Move Over Green Tea: Green Coffee Extract Now The Up-And-Coming Diet Supplement

Not to be mistaken for green tea, green coffee extract is being shown to significantly increase metabolic rates and help people lose weight — even without diet and exercise. Is this another fad diet, or something to really look into?

Just when you were feeling particularly green by drinking green tea as part of your diet regimen, now green coffee extract is making its way onto the diet scene.  And unlike green tea, this stuff is actually showing to be effective.

what is green coffee? no, its not some environmentally-friendly bean, or some ultra-exotic variety from the inaccessible mountains of Ecuador. Rather, it is simply an unroasted coffee bean. “Green coffee” is a term long used by coffee producers as the raw product, before it has been roasted and processed into the coffee that know, love, and are addicted to. You may not know it, but the process of making coffee is among the most complex and laborious in the entire agriculture industry. Coffee beans are actually found within a coffee plant’s berry. This means that the berries have to be picked, the bean needs to be removed from the fruit (the fruit, by the way, is also said to have nutritional benefits), dried, and then roasted to varying degrees. Only then does it become the coffee bean that we brew with.

The problem, however, is that the roasting process also takes away all of the benefits of coffee. This is why leading coffee research has suggested that the less roasted your coffee is, the more beneficial it can be to your heath. And this is precisely why green coffee is being found to produce health benefits: it remains all of the nutritional and medicinal qualities of the original “green” coffee bean.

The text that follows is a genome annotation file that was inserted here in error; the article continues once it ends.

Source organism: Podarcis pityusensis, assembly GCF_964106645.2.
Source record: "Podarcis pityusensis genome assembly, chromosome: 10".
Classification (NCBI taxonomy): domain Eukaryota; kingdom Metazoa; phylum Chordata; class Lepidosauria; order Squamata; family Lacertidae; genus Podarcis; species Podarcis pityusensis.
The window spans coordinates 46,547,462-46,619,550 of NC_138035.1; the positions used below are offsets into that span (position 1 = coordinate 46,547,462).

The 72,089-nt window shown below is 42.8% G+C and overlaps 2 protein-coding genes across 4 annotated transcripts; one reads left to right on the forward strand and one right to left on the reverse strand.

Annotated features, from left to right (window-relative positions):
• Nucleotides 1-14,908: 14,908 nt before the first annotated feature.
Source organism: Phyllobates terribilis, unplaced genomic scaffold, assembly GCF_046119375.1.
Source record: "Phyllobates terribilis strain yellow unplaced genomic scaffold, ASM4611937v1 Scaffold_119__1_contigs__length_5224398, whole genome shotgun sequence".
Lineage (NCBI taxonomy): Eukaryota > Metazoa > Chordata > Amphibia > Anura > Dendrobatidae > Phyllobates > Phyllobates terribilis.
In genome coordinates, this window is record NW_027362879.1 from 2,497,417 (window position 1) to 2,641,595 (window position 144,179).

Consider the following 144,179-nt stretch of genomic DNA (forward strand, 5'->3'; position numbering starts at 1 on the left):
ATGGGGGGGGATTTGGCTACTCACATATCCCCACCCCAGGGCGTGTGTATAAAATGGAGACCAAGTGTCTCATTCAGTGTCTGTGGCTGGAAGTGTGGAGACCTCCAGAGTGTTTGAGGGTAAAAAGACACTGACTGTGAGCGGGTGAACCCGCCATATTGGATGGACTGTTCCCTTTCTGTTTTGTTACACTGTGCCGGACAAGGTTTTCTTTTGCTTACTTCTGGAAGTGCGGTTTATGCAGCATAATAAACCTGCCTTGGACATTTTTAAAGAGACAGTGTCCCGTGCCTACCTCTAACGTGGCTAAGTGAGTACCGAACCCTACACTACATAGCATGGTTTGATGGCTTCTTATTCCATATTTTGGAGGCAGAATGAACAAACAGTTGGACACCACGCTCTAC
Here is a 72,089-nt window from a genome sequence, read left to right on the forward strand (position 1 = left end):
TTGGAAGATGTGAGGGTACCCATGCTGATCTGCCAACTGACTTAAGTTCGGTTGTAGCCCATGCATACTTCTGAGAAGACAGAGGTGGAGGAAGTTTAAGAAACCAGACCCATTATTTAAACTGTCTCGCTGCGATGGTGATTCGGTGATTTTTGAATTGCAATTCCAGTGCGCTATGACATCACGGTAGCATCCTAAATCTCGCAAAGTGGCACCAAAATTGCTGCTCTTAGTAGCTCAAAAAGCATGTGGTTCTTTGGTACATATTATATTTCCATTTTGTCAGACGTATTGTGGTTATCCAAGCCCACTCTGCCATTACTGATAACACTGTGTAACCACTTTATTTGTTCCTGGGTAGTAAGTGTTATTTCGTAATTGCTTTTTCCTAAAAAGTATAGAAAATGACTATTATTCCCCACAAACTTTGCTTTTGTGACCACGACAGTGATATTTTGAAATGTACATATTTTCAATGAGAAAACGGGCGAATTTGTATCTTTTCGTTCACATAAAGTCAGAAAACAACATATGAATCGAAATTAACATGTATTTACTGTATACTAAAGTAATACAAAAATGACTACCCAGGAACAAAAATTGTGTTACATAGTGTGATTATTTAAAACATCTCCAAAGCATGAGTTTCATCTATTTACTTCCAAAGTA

Quoting a recent study conducted by the ACS, i09 states: “The study used doses of an extract of unroasted (green) coffee beans, with low doses of 700mg, and high ones of 1,050mg. The research was small in scope, just 16 obese people over the course of 22 weeks, all of whom acted as their own placebos, alternating between low-dose, high-dose, and an inactive supplement, each for a third of the time. With no changes to diet or exercise, at the end of the 22 weeks, the participants had lost an average of 17 lbs, dropping 16% of their body fat.”

What’s particularly interesting about this study is that the participants only took the green coffee extract 50% of the time — the other 50%, they took a placebo. This means that if the participants had taken the extract every day, their weight loss could have doubled. And if a dieter used green coffee with a diet plan, maybe even more?

Interestingly enough, it appears that green coffee extract basically works as a kind of natural sugar and carb blocker. The effects of the extract “are due to chlorogenic acid, which is thought to reduce the absorption of glucose and lessen hyperglycemic peak.” So, one can imagine how this newfangled diet supplement could actually work quite well with a low carb diet.